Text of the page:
Suddenly, he was in my open hand and happy to stay there despite being right at the brick ledge he must know so well. Fine, I thought. You stay right there while I fumble with my phone camera and document this odd meeting.
So, here he is. Tell me, how would you react if you found yourself with this little guy suddenly in your hand? I can tell you that he weighs virtually nothing and if your eyes were closed, you would not be sure that anything or anyone was actually there. This in-hand shot did give me enough scale to do an indirect measurement and he’s almost 6 inches from tail-tip to nose.
I finally moved enough for him to jump off and go for the cover of his familiar rocks, so my day proceeded.
Later I transplanted the second volunteer ornamental cherry tree and stopped by to see how the lizards were doing now that it was sunnier and Cool! You have a friend, or mate so now I know there are two of you living behind our planter box. “Hold still guys. I want to get a shot of you two together.”
Here are both the new tree (sorry about the weak contrast – this was as good as it got) and my trap-experienced blue belly buddy with his newish friend.
Just now, I walked out to enjoy some of the Saturday sunshine and found both of them again, but this time at opposite sides of the planter. You’ve tolerated several close up shots of my growing lizard collection. Here’s what their brick patio and the rocks I’ve laid out for them looks like. You have to look closely to see them, one at either end.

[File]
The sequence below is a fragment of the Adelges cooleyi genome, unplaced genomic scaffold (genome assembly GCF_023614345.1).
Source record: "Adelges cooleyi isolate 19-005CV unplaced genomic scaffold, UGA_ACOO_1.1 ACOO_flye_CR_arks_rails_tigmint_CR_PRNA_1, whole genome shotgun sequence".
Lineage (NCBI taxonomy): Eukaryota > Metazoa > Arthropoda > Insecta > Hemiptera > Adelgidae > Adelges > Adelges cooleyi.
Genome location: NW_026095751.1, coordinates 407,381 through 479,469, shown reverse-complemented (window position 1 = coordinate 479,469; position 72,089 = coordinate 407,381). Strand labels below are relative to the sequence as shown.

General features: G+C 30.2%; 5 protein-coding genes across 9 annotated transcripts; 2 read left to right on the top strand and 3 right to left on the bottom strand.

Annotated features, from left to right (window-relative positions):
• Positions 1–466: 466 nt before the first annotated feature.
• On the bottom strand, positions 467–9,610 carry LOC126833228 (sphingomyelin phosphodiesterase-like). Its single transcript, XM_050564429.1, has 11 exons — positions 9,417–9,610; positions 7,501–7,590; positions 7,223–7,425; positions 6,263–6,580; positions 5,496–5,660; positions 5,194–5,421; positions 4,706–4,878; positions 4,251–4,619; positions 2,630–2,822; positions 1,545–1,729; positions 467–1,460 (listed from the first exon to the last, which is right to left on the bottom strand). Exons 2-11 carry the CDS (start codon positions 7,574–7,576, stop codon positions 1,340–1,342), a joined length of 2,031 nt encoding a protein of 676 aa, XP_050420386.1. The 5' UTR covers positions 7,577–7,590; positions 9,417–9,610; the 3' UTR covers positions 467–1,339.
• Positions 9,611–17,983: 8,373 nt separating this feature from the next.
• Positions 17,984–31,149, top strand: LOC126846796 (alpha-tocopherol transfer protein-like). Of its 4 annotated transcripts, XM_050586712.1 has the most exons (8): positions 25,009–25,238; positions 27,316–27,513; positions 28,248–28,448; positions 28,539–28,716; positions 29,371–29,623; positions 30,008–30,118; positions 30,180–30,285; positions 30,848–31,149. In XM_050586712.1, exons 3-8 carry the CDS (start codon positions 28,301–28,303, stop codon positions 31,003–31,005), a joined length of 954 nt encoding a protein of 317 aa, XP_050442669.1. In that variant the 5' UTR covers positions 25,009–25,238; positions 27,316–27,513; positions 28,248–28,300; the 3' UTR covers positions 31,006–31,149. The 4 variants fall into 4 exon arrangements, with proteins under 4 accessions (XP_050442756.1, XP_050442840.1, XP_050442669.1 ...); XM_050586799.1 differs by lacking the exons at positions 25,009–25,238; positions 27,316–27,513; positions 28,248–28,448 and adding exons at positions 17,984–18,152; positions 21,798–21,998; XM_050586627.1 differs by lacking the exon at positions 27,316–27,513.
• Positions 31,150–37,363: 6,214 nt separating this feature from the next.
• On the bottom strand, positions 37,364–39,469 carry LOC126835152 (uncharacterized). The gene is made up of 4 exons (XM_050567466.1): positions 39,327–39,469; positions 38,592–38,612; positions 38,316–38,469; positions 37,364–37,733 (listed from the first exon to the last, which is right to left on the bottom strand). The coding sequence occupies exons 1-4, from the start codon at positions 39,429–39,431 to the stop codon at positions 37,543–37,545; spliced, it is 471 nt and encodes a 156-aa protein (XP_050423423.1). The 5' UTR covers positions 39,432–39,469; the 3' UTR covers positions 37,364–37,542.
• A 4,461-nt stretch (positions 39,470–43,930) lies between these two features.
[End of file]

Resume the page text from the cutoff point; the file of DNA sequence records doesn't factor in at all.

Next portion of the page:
Each spring, the local gopher union sends out it’s teams to cause havoc to the local home owners and each spring I meet the challenge with my little jar of traps and various shovels. At the first appearance of one of those dreaded gopher mounds, I dug my hole and set my trap. The onslaught was heavily manned (or rodented (?) ) but my traps and I have developed some special skills against the annual rodent hoard and after the latest casualty yesterday, the score for the past week stands at humans 0 and gophers 7. There was a record breaking two days in a row that I took down 2 gophers in one day for a total of 4.
I will spare you the details, but even this excellent trap design does not make for a clean kill every time so some unpleasantness comes with this task.
Finally, late last week, I’ve been doing a certain quarterly project that I love at work since 2007, so going on 13 years now. The past few months I had an idea for a big improvement. The project deals with presenting a large amount of data in a way that is easy for our customers to understand and use to make a very expensive decision about patching security problems in out software. So it’s even important.
My reviewers have loved the proposed change and I think my customers around the globe will too, But I needed one guy to approve it because he owns the data presentation to all our customers so I need to keep him happy as well.
As things in this world often go, he was tied up and I had to stand in a long line for his attention but I was able to close last week out with his approval in-hand. Both my co-author and management who pays for the production and distribution are thrilled with the improvement.
Such are the simple pleasures in the days of Covid-inazation. Between my lizards adventures, my second cherry tree, the gopher war carcass tally and my big project at work, I’ve had a great week and now it’s sunny outside and, “Oh look. It’s time to check the gopher trap again.”
That’s it for me. Thanks for stopping by. I’ll be around to visit your share shortly.